Nakamura receives the prestigious Russian prize for invention, commercialization and development of energy efficient white LED lightning technology
“I am so pleased that the Global Energy Prize committee has recognized my breakthrough work on InGaN LEDs, which has led to energy-efficient white LED lighting,” said Nakamura, who was one of three 2014 Nobel Prize winners in physics for the invention of the bright blue LED. This was an innovation that would lead to the creation of the white LED and the ability to save energy, reduce carbon emissions and provide a low energy, durable and sustainable light source for those with little or no access to electricity.
“We are so proud to congratulate our colleague Shuji Nakamura on this prestigious recognition as a Global Energy Prize Laureate,” said UC Santa Barbara Chancellor Henry T. Yang. “The applications and consequences of his pioneering work in solid-state lighting continue to grow, with far-reaching impact on fields ranging from information and communication, to energy and the environment, to health care and life sciences. By making it possible to bring affordable, energy-efficient lighting to developing countries, Professor Nakamura has made a tremendous humanitarian contribution to our world.”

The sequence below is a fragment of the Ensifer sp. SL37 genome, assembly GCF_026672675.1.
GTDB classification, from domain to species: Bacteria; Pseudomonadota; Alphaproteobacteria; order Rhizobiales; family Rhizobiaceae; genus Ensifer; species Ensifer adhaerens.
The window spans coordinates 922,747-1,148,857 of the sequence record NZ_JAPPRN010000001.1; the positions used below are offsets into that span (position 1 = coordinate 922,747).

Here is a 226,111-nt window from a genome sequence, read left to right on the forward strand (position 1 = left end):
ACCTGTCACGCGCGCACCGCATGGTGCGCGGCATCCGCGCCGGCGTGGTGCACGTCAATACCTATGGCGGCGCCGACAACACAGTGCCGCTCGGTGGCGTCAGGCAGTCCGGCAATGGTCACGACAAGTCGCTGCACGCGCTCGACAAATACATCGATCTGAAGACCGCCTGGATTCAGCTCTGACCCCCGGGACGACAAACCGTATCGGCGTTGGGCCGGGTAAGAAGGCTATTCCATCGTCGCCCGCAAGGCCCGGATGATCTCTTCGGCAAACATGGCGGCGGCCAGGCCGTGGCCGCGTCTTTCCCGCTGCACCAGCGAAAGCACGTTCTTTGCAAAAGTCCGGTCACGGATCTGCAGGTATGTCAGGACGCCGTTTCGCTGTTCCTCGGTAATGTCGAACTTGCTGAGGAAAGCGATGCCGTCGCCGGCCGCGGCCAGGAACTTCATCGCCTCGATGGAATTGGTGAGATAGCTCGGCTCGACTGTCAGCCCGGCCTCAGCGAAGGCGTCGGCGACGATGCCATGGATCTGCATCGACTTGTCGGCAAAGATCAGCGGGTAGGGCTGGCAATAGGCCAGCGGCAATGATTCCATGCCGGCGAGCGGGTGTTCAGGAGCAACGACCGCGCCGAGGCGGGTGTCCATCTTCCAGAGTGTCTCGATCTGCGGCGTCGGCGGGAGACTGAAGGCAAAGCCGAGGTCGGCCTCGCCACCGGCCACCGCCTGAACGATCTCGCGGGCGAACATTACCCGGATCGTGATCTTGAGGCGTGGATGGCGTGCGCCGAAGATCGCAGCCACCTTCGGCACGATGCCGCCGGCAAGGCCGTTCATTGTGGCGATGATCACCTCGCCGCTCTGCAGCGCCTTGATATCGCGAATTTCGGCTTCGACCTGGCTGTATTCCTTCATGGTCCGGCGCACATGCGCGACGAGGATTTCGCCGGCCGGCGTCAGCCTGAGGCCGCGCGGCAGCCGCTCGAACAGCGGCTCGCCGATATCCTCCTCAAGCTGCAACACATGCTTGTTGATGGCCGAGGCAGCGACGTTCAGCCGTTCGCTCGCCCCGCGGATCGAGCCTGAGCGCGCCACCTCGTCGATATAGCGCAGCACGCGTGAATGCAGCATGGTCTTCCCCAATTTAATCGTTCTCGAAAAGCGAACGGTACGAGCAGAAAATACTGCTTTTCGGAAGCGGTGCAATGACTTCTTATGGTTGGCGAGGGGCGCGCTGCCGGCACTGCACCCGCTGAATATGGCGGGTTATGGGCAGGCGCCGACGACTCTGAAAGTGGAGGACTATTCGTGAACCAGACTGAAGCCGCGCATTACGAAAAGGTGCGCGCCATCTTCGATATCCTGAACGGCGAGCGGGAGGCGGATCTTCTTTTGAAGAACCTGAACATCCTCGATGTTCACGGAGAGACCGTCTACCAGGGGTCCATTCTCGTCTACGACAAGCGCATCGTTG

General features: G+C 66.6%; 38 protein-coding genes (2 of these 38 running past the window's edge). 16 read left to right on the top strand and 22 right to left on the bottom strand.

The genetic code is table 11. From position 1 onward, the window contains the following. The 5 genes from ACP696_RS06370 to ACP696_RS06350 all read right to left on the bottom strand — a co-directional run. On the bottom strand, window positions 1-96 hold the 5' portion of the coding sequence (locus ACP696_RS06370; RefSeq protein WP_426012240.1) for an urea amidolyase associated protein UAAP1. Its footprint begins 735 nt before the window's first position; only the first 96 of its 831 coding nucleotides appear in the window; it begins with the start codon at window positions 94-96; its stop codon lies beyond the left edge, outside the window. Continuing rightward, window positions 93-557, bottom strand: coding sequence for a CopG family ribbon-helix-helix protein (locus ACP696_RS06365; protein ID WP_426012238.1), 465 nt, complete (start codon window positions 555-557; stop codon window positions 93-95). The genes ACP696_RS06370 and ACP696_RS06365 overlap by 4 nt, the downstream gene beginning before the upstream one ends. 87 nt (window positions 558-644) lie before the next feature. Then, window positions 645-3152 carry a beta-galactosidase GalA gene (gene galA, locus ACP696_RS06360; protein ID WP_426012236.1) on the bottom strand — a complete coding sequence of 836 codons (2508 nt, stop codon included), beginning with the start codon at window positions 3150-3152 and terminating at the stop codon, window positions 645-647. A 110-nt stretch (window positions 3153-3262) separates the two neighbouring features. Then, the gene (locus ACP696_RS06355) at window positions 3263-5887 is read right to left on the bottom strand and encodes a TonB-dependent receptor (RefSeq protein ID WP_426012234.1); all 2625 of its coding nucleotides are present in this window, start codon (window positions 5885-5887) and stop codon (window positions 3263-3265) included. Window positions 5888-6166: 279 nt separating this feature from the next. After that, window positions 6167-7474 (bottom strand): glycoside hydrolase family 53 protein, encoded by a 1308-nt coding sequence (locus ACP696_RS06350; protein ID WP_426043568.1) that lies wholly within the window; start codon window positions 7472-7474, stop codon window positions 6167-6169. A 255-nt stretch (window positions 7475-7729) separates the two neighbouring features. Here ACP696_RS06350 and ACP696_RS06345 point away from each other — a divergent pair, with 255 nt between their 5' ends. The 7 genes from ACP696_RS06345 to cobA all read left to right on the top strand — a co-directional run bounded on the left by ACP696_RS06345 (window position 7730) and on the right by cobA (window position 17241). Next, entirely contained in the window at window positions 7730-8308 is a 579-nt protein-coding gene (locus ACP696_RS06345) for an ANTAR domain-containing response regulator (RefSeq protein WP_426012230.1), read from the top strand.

In 2008 HP’s Dr. Stanley Williams’ research group created a tiny electronic device called the memristor, inventing a promising new form of data storage. He says the memristor will offer an unrivaled combination of speed, density, and energy efficiency.
CTO Martin Fink has put most of HP’s researchers to work on a new design for computers based on memristor memory and HP Enterprise is working on this risky research project in hopes of driving a remarkable comeback. Nearly three-quarters of the people in HP’s research division are now dedicated to a single project: a powerful new kind of computer known as “The Machine.” It would fundamentally redesign the way computers function, making them simpler and more powerful. If it works, the project could dramatically upgrade everything from servers to smartphones—and save HP itself.
Strukov, one of Williams’s former collaborators at HP, says memristors have yet to pass a key test. Strukov, an assistant professor at the University of California, Santa Barbara, and lead author on the 2008 paper announcing the memristor, says that while technical publications released by HP and SK Hynix have shown that individual memristors can be switched trillions of times without failing, it’s not yet clear that large arrays perform the same way. “That’s nontrivial,” he says.
Banerjee one of only 60 engineers selected by the National Academy of Engineering to attend its prestigious German-American Frontiers of Engineering (GAFOE) Symposium in Potsdam, Germany, from April 16-18
The Frontiers of Engineering (FOE) program brings together through 2-1/2 day meetings a select group of emerging engineering leaders from industry, academia, and government labs to discuss pioneering technical work and leading edge research in various engineering fields and industry sectors. Participation in the FOE symposia is by invitation only following a competitive nomination and selection process.